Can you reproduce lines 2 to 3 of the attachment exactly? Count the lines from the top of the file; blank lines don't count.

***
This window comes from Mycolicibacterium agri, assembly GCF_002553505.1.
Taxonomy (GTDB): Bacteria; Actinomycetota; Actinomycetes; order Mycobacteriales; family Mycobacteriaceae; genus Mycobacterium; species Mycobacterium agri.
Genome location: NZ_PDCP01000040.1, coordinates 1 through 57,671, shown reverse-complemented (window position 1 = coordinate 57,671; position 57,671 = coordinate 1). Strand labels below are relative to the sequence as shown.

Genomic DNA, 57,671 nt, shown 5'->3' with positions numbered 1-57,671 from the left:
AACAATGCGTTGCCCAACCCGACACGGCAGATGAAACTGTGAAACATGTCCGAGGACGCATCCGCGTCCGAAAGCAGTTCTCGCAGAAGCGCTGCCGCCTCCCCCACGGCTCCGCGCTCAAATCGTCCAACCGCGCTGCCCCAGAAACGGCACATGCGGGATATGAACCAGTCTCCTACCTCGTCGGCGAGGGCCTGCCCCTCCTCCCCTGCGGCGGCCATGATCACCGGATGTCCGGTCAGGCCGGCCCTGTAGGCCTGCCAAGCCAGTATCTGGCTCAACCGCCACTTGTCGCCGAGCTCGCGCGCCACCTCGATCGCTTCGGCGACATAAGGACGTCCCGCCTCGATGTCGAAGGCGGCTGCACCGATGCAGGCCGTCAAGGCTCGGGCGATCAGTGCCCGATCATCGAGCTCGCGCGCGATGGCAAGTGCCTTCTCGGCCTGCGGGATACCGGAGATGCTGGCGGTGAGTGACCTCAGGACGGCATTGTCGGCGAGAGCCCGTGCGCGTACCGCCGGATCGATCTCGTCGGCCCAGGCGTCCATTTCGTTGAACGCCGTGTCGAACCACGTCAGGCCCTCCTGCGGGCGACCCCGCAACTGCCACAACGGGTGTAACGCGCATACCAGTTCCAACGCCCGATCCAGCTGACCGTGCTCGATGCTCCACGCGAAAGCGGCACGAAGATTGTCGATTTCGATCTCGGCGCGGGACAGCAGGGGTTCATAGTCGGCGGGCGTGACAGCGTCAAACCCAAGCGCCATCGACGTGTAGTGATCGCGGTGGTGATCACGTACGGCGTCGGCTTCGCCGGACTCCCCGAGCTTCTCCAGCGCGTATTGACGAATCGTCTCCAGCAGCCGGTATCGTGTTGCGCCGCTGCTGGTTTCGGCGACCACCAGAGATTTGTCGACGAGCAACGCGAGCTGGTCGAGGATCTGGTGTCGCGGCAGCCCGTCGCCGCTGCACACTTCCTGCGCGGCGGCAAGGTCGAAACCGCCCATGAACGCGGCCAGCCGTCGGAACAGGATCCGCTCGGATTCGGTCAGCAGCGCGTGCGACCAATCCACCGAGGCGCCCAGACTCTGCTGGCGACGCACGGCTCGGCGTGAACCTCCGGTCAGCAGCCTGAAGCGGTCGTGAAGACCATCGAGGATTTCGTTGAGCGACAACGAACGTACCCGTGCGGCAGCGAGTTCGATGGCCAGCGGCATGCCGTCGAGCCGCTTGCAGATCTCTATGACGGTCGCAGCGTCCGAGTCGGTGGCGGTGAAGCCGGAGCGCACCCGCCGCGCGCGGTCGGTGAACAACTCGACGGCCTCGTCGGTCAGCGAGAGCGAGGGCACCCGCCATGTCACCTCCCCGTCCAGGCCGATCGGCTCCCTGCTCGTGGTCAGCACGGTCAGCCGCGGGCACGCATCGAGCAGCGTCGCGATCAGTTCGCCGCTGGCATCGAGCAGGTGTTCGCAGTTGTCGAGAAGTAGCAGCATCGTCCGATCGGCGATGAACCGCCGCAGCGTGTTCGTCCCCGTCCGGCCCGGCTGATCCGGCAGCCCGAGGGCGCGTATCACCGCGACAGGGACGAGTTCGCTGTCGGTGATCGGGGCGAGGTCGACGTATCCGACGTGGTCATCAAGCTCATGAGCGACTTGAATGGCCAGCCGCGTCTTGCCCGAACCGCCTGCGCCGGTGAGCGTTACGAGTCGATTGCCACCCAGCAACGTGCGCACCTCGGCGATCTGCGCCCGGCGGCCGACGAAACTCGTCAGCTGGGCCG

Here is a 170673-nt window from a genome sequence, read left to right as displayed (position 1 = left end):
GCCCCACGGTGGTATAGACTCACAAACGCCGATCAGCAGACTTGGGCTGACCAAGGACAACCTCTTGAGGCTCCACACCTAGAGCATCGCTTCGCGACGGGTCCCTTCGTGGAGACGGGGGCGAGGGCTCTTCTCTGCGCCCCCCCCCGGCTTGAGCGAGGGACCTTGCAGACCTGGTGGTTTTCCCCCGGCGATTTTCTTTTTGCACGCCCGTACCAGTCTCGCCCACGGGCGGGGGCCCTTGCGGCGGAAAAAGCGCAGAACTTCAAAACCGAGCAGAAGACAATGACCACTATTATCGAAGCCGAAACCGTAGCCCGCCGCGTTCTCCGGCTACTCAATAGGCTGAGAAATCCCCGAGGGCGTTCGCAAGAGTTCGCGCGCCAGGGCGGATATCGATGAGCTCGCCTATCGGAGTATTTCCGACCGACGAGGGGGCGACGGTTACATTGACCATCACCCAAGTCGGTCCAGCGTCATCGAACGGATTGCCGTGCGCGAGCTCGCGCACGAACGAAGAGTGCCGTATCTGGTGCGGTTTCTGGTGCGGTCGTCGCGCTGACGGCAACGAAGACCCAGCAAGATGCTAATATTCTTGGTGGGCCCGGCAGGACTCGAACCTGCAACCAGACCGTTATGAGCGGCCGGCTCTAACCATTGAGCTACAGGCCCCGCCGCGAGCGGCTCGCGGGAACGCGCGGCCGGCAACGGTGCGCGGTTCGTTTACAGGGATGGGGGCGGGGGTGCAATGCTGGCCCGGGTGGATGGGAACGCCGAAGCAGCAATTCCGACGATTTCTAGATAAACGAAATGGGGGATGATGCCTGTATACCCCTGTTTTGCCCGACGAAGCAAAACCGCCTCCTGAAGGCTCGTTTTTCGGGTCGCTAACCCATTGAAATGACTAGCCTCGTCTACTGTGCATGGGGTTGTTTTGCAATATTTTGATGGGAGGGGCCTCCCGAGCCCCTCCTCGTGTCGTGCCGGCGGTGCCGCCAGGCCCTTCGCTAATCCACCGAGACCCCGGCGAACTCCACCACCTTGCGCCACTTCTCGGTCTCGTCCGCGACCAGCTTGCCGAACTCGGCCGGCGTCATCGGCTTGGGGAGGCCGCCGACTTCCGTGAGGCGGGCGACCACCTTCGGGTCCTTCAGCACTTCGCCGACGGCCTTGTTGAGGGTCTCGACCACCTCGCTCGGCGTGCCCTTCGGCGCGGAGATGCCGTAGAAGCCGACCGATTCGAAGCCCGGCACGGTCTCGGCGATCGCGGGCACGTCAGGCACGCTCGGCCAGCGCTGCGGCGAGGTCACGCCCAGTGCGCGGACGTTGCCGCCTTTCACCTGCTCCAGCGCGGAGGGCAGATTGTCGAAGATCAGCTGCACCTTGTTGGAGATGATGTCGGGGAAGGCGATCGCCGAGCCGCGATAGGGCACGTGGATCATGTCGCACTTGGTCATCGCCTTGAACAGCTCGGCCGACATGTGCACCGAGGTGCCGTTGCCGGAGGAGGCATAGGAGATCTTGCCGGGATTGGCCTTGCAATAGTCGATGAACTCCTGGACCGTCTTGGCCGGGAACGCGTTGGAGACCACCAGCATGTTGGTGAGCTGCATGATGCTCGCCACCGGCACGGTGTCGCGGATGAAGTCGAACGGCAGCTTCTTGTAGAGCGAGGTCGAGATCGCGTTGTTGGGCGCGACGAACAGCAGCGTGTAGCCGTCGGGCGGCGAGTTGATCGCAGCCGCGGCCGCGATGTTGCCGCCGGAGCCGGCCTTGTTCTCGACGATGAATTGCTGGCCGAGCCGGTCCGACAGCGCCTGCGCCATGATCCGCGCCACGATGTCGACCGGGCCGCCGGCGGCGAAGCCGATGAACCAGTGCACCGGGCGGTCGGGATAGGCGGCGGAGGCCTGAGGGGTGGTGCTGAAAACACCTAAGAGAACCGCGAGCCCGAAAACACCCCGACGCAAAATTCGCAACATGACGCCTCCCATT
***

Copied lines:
Taxonomy (GTDB): Bacteria; Actinomycetota; Actinomycetes; order Mycobacteriales; family Mycobacteriaceae; genus Mycobacterium; species Mycobacterium agri.
Genome location: NZ_PDCP01000040.1, coordinates 1 through 57,671, shown reverse-complemented (window position 1 = coordinate 57,671; position 57,671 = coordinate 1). Strand labels below are relative to the sequence as shown.